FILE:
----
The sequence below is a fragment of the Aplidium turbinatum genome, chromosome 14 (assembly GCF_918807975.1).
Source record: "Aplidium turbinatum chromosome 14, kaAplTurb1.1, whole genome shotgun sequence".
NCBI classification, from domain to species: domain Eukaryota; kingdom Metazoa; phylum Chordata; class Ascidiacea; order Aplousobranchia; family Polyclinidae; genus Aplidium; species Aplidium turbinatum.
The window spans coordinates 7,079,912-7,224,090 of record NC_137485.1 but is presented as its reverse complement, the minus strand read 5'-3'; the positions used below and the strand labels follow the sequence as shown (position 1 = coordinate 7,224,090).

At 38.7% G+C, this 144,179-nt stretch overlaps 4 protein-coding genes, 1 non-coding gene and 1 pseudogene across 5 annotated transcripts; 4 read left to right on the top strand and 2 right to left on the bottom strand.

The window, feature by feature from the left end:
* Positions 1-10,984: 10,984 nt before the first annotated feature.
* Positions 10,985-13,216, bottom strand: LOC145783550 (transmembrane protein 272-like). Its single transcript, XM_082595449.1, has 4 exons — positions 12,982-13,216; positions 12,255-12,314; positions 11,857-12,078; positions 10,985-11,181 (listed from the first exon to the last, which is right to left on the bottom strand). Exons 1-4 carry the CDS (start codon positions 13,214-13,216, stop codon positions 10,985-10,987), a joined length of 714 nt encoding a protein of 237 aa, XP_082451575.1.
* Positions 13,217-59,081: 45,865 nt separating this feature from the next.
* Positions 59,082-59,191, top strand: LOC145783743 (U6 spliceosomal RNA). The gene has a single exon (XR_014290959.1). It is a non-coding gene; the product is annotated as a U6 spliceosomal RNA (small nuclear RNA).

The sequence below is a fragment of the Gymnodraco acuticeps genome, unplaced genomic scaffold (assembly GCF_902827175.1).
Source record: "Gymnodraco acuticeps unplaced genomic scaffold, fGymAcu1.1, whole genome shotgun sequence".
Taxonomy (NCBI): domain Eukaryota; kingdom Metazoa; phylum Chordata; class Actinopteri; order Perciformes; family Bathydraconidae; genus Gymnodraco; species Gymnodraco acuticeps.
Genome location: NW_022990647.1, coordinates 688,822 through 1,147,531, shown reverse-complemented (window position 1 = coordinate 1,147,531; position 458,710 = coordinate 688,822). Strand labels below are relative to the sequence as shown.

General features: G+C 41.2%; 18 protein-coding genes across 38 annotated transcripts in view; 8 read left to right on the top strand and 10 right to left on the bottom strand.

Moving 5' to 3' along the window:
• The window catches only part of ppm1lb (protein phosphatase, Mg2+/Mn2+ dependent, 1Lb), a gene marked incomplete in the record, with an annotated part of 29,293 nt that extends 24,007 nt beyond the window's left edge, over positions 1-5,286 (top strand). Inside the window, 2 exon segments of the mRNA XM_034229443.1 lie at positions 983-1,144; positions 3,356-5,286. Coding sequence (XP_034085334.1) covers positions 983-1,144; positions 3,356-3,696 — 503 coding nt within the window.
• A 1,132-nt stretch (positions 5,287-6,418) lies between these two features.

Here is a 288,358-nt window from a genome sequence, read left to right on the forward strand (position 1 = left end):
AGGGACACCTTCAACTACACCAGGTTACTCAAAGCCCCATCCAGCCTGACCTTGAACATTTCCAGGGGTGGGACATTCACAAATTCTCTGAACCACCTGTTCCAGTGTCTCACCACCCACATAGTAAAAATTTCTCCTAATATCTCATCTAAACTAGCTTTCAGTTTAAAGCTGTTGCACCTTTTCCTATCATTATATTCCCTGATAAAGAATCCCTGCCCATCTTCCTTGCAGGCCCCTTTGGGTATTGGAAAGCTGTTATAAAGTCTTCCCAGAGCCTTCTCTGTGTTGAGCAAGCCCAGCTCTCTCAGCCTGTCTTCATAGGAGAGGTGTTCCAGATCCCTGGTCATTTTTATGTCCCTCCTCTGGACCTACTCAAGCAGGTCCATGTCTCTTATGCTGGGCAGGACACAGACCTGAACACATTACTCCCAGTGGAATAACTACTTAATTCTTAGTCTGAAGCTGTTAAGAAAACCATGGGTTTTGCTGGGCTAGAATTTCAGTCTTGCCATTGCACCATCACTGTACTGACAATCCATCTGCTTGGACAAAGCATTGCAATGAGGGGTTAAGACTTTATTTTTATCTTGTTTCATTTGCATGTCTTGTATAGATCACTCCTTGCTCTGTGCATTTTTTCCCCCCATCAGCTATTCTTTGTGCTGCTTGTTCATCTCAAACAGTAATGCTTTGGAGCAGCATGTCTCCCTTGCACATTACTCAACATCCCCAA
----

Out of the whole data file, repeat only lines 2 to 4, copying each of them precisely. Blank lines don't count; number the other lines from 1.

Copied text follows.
Source record: "Aplidium turbinatum chromosome 14, kaAplTurb1.1, whole genome shotgun sequence".
NCBI classification, from domain to species: domain Eukaryota; kingdom Metazoa; phylum Chordata; class Ascidiacea; order Aplousobranchia; family Polyclinidae; genus Aplidium; species Aplidium turbinatum.
The window spans coordinates 7,079,912-7,224,090 of record NC_137485.1 but is presented as its reverse complement, the minus strand read 5'-3'; the positions used below and the strand labels follow the sequence as shown (position 1 = coordinate 7,224,090).